But no matter how much trash you take out of the wastewater stream, a small amount of solids ultimately make it into the system. These solids build up over time and you end up with a clogged system after not very many years. The other problem is that because you’ve filled a huge amount of space with gravel, suddenly all that space is gravel and not water. So you need huge amounts of land to execute it.
The idea behind ABIS was to marry the biology of what happens in lagoons or constructed wetlands with the accelerated process and treatment quality that comes with aeration techniques used in activated sludge. To accomplish this, Agua Inc. uses proprietary hardware that puts the plants into floatation. Known as Agua Bio-Matrixes (ABM), these specially designed flotation aids help to stabilize young macrophytes and prevent them from tipping over, improving their viability as well as installation efficiency and even growth.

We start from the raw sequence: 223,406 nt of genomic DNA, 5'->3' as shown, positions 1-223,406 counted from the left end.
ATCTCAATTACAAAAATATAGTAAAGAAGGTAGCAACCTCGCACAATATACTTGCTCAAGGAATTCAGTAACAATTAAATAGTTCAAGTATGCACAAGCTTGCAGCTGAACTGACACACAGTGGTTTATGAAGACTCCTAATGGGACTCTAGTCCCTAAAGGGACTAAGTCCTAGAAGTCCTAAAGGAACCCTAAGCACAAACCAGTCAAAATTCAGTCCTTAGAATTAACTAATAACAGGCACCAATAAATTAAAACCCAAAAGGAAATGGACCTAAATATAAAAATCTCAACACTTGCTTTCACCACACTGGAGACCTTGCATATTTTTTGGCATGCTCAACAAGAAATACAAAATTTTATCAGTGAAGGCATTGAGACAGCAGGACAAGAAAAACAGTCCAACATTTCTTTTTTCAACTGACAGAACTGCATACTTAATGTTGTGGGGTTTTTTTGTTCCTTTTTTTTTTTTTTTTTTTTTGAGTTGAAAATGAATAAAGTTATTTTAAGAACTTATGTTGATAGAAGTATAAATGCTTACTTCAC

In doing this, all of a sudden you have really simple system with a small footprint that uses no energy and requires no chemicals or specialized labor to operate. The system is also compelling because it is significantly cheaper to build and operate than the other options in the industry.
“The energy problem is a universal one. The sustainability problem is a universal one.” Creating an urban oasis in Gambia.
ABIS isn’t the only thing that makes Agua Inc. unique. The company is pioneering a new way of fund-procurement and capacity building for cash strapped local governments who want to take advantage of this technology.
Their first project in this space is currently running in Gambia, where Griffith has temporarily relocated. Through a public-private partnership, Agua Inc. worked with the government to privatize wastewater treatment utilities. Through a concessionary agreement with the public water utility, Agua Inc. took over all operations of a failing wastewater treatment facility. They will upgrade and operate it for 21 years, funding it through the existing service use tariffs for all customers. In the first month, Agua Inc. was able to increase revenue by 500% through management techniques and closing revenue leakages.